Oh and I guess that I can't just do stuff that I want to do now. Like going to the movies has to become a production that involves babysitters, bribery and lots of money.
3) What has surprised you the most about being a father?
My level of patience. I'm not saying it is high now because it's certainly not, but it is definitely higher than it was before we had kids. As in, I was at a ZERO then, now I'm at a THREE (eh, probably two), but I'm writing this, so I say three. I also found it surprising that I want to impart my wisdom on them and I love it when I get asked the "why" and "how" questions. Granted, I would prefer it to be "why can't the Jets find a decent QB" (answer: doomed franchise) or "why is Keith Hernandez your favorite Met?" (answer: his mustache, of course. Silly question). But I will take the "why are you going bald daddy?" too. The answer to that question is the face you see in the mirror, sweet daughter of mine.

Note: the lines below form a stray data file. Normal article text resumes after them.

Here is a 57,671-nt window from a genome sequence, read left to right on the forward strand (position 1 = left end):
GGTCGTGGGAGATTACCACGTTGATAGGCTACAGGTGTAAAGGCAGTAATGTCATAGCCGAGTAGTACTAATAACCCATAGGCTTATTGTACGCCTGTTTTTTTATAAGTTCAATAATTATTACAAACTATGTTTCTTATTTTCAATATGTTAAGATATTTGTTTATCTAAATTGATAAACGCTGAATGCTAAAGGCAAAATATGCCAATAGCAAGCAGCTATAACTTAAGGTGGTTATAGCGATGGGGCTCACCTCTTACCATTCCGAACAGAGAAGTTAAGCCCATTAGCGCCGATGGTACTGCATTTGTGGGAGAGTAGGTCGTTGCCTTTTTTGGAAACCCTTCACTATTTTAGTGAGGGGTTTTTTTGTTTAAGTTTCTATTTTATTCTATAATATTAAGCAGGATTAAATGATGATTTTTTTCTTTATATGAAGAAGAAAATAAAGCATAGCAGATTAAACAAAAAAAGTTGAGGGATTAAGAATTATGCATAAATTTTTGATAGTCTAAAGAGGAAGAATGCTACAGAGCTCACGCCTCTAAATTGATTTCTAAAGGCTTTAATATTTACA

4) What do you want to say to your mom and dad now that you are a parent?
Other than sorry? To be fair, I'd like to think that I was the third worst son. I'd say it goes Eric, Jay, then me. Those two stink. First of all, Eric cheated/still cheats at Stratego (and gin) and Jay used to put me in a trunk in our family room and sit on top of it. Pretty sure he could still put me in a trunk if he wanted. Yes, I am veering off topic here, but that was worth pointing out.